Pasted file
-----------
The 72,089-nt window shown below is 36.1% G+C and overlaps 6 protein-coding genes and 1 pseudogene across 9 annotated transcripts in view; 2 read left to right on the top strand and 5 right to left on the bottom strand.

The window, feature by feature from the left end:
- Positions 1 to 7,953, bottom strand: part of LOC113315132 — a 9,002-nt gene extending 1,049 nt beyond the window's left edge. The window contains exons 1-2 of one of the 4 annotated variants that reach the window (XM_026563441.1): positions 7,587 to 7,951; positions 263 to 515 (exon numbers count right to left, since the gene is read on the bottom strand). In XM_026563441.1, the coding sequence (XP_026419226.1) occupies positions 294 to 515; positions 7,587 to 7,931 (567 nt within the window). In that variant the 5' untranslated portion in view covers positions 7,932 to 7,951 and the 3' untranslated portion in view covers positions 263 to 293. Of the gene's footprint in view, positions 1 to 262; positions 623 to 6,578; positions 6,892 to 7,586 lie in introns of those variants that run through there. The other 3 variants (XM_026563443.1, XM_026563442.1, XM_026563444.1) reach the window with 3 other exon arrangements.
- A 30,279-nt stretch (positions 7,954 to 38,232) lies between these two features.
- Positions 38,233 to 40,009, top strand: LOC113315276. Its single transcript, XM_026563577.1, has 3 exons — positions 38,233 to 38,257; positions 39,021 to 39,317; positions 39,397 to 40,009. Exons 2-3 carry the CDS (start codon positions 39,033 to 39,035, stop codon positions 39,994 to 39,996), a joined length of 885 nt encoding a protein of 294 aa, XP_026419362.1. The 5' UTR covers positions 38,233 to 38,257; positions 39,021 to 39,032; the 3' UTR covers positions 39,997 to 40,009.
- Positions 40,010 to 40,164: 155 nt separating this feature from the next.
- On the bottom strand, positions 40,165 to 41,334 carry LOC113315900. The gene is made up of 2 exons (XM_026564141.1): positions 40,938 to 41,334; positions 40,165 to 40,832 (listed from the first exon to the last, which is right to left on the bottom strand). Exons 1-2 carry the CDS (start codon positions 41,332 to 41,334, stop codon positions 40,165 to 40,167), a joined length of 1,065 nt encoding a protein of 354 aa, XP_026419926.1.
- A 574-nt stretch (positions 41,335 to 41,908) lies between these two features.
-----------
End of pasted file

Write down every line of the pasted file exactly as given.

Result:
The 72,089-nt window shown below is 36.1% G+C and overlaps 6 protein-coding genes and 1 pseudogene across 9 annotated transcripts in view; 2 read left to right on the top strand and 5 right to left on the bottom strand.

The window, feature by feature from the left end:
- Positions 1 to 7,953, bottom strand: part of LOC113315132 — a 9,002-nt gene extending 1,049 nt beyond the window's left edge. The window contains exons 1-2 of one of the 4 annotated variants that reach the window (XM_026563441.1): positions 7,587 to 7,951; positions 263 to 515 (exon numbers count right to left, since the gene is read on the bottom strand). In XM_026563441.1, the coding sequence (XP_026419226.1) occupies positions 294 to 515; positions 7,587 to 7,931 (567 nt within the window). In that variant the 5' untranslated portion in view covers positions 7,932 to 7,951 and the 3' untranslated portion in view covers positions 263 to 293. Of the gene's footprint in view, positions 1 to 262; positions 623 to 6,578; positions 6,892 to 7,586 lie in introns of those variants that run through there. The other 3 variants (XM_026563443.1, XM_026563442.1, XM_026563444.1) reach the window with 3 other exon arrangements.
- A 30,279-nt stretch (positions 7,954 to 38,232) lies between these two features.
- Positions 38,233 to 40,009, top strand: LOC113315276. Its single transcript, XM_026563577.1, has 3 exons — positions 38,233 to 38,257; positions 39,021 to 39,317; positions 39,397 to 40,009. Exons 2-3 carry the CDS (start codon positions 39,033 to 39,035, stop codon positions 39,994 to 39,996), a joined length of 885 nt encoding a protein of 294 aa, XP_026419362.1. The 5' UTR covers positions 38,233 to 38,257; positions 39,021 to 39,032; the 3' UTR covers positions 39,997 to 40,009.
- Positions 40,010 to 40,164: 155 nt separating this feature from the next.
- On the bottom strand, positions 40,165 to 41,334 carry LOC113315900. The gene is made up of 2 exons (XM_026564141.1): positions 40,938 to 41,334; positions 40,165 to 40,832 (listed from the first exon to the last, which is right to left on the bottom strand). Exons 1-2 carry the CDS (start codon positions 41,332 to 41,334, stop codon positions 40,165 to 40,167), a joined length of 1,065 nt encoding a protein of 354 aa, XP_026419926.1.
- A 574-nt stretch (positions 41,335 to 41,908) lies between these two features.